There are many health benefits of whole grains, from increased energy to brain health. In addition to being nutritious, they’re delicious and versatile, too. Here are just 10 of the many reasons to include whole grains in your diet, along with some of my favorite vegan recipes.
With people following the keto and Paleo diets, carbohydrates have been getting a bad rap in recent years. Not all carbs are equal, and I find it unfair to grains like brown rice and quinoa that they get lumped in to the same category as highly processed, sugary breakfast cereal and stale, packaged cupcakes. Despite what their ad executives would like you to believe, those little “o” shaped pieces of cereal are not whole grains! The whole grain category includes include foods such as quinoa, brown rice, barley, millet, amaranth, buckwheat, wheat berries and spelt berries.
The truth is that whole grains have been a main part of the human diet since early civilization, and it’s believed that whole grains were responsible for brain growth in early humans. When it was discovered that grain crops could be harvested and eaten throughout cold weather months, people were able to settle down and create farming communities. Each region had their own staple grain: corn in the Americas, rice in Asia, sorghum in Africa, and buckwheat in Russia. In the Middle East, people made pita bread, tabouli and couscous from wheat. Europe had corn, millet, wheat, rice, pasta, and dark breads.
There are many health benefits of whole grains. Below are just a few reasons why they should be part of your diet.
Some of the Many Health Benefits of Whole Grains Include:
The body absorbs the nutrients in grains slowly, so they provide sustained and high-quality energy and help regulate blood sugar.
Whole grains are high in dietary fiber, so they will keep the body “regular” and help flush out toxins. Studies have shown that grains can contribute to gastrointestinal health.
While the vitamin content varies from grain to grain, most are high in Vitamin E and B-Complex vitamins.
The mineral content also varies from grain to grain, but they can be high in iron, magnesium, selenium zinc, potassium, and calcium.
Most grains are high in protein. In fact, quinoa contains all eight essential amino acids, making it a complete protein. Half a cup contains 11 grams of protein!
The brain has a very high rate of metabolism, and its main source of energy is glucose from carbohydrate rich foods like whole grains.
The fiber in whole grains can help you feel full with very little calories. Some of the B vitamins found in grains, such as thiamin, riboflavin, and niacin, play a key role in metabolism, as they help the body release energy.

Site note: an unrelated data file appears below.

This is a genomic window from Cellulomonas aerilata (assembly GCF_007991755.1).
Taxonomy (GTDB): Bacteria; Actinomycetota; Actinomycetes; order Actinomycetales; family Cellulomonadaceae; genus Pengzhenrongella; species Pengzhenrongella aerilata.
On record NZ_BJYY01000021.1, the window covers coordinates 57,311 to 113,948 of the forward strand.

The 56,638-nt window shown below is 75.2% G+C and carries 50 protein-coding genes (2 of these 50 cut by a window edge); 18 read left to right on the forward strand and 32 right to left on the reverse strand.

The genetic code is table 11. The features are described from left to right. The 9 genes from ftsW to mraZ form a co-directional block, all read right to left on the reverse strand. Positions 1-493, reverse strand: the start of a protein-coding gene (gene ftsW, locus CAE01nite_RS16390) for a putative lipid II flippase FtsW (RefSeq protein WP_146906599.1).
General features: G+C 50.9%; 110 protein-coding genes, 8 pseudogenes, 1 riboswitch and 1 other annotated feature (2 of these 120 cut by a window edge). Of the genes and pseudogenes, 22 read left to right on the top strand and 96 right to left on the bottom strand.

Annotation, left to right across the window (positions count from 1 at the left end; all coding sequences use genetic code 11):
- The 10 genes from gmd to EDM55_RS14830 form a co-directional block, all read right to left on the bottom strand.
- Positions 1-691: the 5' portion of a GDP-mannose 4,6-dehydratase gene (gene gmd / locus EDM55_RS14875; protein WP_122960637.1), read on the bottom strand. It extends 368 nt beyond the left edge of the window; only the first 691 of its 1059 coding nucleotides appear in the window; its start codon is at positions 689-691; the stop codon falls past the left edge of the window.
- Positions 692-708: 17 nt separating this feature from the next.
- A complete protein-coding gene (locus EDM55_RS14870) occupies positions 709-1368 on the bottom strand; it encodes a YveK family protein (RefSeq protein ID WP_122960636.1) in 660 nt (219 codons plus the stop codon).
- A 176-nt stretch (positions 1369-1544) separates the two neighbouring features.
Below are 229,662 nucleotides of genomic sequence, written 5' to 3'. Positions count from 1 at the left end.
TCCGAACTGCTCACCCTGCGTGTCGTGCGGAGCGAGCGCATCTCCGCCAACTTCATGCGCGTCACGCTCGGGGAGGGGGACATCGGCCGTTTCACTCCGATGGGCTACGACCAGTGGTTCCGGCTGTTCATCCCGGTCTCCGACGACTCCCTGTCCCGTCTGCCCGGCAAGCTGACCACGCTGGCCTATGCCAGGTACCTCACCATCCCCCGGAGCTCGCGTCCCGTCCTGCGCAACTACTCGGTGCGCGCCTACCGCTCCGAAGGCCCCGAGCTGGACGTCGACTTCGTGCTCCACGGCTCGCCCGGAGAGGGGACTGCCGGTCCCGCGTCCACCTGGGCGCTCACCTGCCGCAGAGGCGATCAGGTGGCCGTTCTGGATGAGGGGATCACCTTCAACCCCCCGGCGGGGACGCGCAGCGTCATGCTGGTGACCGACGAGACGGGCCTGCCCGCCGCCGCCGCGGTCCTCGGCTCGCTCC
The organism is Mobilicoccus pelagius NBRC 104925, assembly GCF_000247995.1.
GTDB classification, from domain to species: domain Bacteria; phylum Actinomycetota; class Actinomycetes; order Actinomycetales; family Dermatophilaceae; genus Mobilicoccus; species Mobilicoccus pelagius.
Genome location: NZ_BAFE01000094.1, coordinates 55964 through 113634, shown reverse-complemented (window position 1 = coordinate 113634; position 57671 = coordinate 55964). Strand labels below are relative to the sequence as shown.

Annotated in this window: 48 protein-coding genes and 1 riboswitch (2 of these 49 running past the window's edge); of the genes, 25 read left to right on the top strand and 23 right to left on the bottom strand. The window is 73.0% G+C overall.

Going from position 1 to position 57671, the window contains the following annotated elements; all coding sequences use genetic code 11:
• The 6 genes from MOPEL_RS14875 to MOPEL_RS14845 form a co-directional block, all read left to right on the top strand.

The B vitamins found in whole grains are essential for a healthy nervous system.
New studies show that carbohydrates are important for the body’s microbiome – the flora that lives our guts, which keeps the body healthy. Carbohydrates act as a prebiotic and feed the beneficial bacteria.
Studies have shown that the fiber found whole grains may help reduce blood cholesterol levels and may lower risk of heart disease, obesity, and type 2 diabetes.
How to Cook Whole Grains
When cooking heartier grains, such as rice or barely, it’s a good idea to place them in a colander and check them for small stones and debris, and then rinse them with cold water. You can soak heartier in water before cooking them, but it’s not a necessity. Soaking them will soften them, which helps with digestibility and may shorten cooking times.
To cook grains, add them along and water needed to a pot over medium-high heat and bring it to a boil. A general rule is that you need twice as much water as grain, but check the package to be sure. Once the water has boiled, lower the heat to medium-low, place the lid on the pot, and allow to simmer until all of the water has been absorbed and the grains are tender. Once the grains are cooked, turn off the heat and allow them to rest for 5 to 10 minutes. Use a fork to fluff them before serving.
To infuse more flavor in your grains, you can add a little salt to the cooking water in the beginning. You can also add bay leaves, garlic cloves, and spices to the water. I like to throw a bouillon cube or two into the cooking water when I’m making rice or quinoa.
In general, a grain will double, or sometimes triple, once it’s cooked. So a cup of dry brown rice will cook up to about 3 cups of cooked rice.
Some of my favorite Whole Grain Recipes Include:
Grains are extremely versatile and can be enjoyed at any meal. Try overnight oats for breakfast, a quinoa salad for lunch, and how about fried rice for dinner?
This the perfect breakfast for busy weekdays, and it does double duty as dessert, too!
You may be tempted to sleep in on chilly autumn mornings, but a warm and cozy bowl of baked oatmeal will make getting out of bed a little easier.
This flavorful vegan spring recipe is terrific for either lunch or dinner.
This salad is also made with farro, but it has a fall feel.
This dish makes for a delicious light meal in the warmer months. It’s always a hit at potlucks!
This vegan Super Quinoa Burger from The Best Veggie Burgers on the Planet by Joni Marie Newman is super in many ways – it’s super easy to make, super delicious, and super nutritious!
Made with tomatoes and onions, Vegan Spanish Rice is an excellent side dish for just about any meal. Homemade Spanish rice is so much tastier than boxed, and it comes together with just a few ingredients and minimal effort.
Loaded with vegetables, flavorful dish comes together quickly, making it a great dinner option for busy weeknights!
This is a healthy twist on shepherd’s pie, with whole grains taking the place of mashed potatoes in the crust.
This is the ultimate in comfort food for chilly winter evenings.
If you’re looking for more vegan whole grain recipes, check out The Great Vegan Grains Book by Celine Steen and Tamasin Noyes.